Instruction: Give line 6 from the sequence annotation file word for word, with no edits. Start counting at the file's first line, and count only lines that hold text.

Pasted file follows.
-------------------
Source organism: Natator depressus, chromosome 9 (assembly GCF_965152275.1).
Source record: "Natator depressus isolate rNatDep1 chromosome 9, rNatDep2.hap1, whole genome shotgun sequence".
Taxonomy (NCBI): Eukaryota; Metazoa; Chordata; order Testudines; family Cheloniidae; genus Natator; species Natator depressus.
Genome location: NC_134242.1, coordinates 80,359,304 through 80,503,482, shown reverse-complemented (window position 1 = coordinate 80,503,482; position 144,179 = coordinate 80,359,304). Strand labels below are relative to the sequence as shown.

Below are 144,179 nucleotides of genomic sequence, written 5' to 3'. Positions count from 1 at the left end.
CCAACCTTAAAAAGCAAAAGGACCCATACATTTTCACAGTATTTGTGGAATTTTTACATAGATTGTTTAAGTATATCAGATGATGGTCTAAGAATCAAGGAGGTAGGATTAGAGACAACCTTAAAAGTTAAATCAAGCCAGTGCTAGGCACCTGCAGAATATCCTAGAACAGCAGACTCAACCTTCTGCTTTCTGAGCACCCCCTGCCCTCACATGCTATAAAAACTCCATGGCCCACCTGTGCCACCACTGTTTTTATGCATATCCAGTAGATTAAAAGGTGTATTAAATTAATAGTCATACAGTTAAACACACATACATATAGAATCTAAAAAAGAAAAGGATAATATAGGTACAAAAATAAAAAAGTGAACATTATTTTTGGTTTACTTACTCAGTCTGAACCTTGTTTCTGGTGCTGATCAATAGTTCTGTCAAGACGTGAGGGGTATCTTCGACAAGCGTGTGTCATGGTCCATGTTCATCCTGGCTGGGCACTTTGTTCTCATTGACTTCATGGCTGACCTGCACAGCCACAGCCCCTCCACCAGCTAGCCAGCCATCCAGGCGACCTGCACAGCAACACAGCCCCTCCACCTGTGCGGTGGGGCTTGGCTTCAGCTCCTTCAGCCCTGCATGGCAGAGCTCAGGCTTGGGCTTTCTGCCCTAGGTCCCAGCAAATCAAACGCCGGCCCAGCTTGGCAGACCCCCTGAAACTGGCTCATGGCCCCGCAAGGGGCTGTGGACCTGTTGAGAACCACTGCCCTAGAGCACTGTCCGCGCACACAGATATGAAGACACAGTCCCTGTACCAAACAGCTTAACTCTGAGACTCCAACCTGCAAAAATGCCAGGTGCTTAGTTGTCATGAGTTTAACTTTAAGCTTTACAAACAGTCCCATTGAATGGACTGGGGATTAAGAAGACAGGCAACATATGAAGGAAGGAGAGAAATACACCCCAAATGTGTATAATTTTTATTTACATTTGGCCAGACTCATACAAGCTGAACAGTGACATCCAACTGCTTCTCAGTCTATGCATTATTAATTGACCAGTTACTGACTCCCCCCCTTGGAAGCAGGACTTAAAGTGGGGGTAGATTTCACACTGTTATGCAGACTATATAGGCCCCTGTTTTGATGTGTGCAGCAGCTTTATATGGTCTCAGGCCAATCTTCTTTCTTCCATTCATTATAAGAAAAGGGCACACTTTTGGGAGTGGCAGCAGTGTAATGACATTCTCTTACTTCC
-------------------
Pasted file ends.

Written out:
CCAACCTTAAAAAGCAAAAGGACCCATACATTTTCACAGTATTTGTGGAATTTTTACATAGATTGTTTAAGTATATCAGATGATGGTCTAAGAATCAAGGAGGTAGGATTAGAGACAACCTTAAAAGTTAAATCAAGCCAGTGCTAGGCACCTGCAGAATATCCTAGAACAGCAGACTCAACCTTCTGCTTTCTGAGCACCCCCTGCCCTCACATGCTATAAAAACTCCATGGCCCACCTGTGCCACCACTGTTTTTATGCATATCCAGTAGATTAAAAGGTGTATTAAATTAATAGTCATACAGTTAAACACACATACATATAGAATCTAAAAAAGAAAAGGATAATATAGGTACAAAAATAAAAAAGTGAACATTATTTTTGGTTTACTTACTCAGTCTGAACCTTGTTTCTGGTGCTGATCAATAGTTCTGTCAAGACGTGAGGGGTATCTTCGACAAGCGTGTGTCATGGTCCATGTTCATCCTGGCTGGGCACTTTGTTCTCATTGACTTCATGGCTGACCTGCACAGCCACAGCCCCTCCACCAGCTAGCCAGCCATCCAGGCGACCTGCACAGCAACACAGCCCCTCCACCTGTGCGGTGGGGCTTGGCTTCAGCTCCTTCAGCCCTGCATGGCAGAGCTCAGGCTTGGGCTTTCTGCCCTAGGTCCCAGCAAATCAAACGCCGGCCCAGCTTGGCAGACCCCCTGAAACTGGCTCATGGCCCCGCAAGGGGCTGTGGACCTGTTGAGAACCACTGCCCTAGAGCACTGTCCGCGCACACAGATATGAAGACACAGTCCCTGTACCAAACAGCTTAACTCTGAGACTCCAACCTGCAAAAATGCCAGGTGCTTAGTTGTCATGAGTTTAACTTTAAGCTTTACAAACAGTCCCATTGAATGGACTGGGGATTAAGAAGACAGGCAACATATGAAGGAAGGAGAGAAATACACCCCAAATGTGTATAATTTTTATTTACATTTGGCCAGACTCATACAAGCTGAACAGTGACATCCAACTGCTTCTCAGTCTATGCATTATTAATTGACCAGTTACTGACTCCCCCCCTTGGAAGCAGGACTTAAAGTGGGGGTAGATTTCACACTGTTATGCAGACTATATAGGCCCCTGTTTTGATGTGTGCAGCAGCTTTATATGGTCTCAGGCCAATCTTCTTTCTTCCATTCATTATAAGAAAAGGGCACACTTTTGGGAGTGGCAGCAGTGTAATGACATTCTCTTACTTCC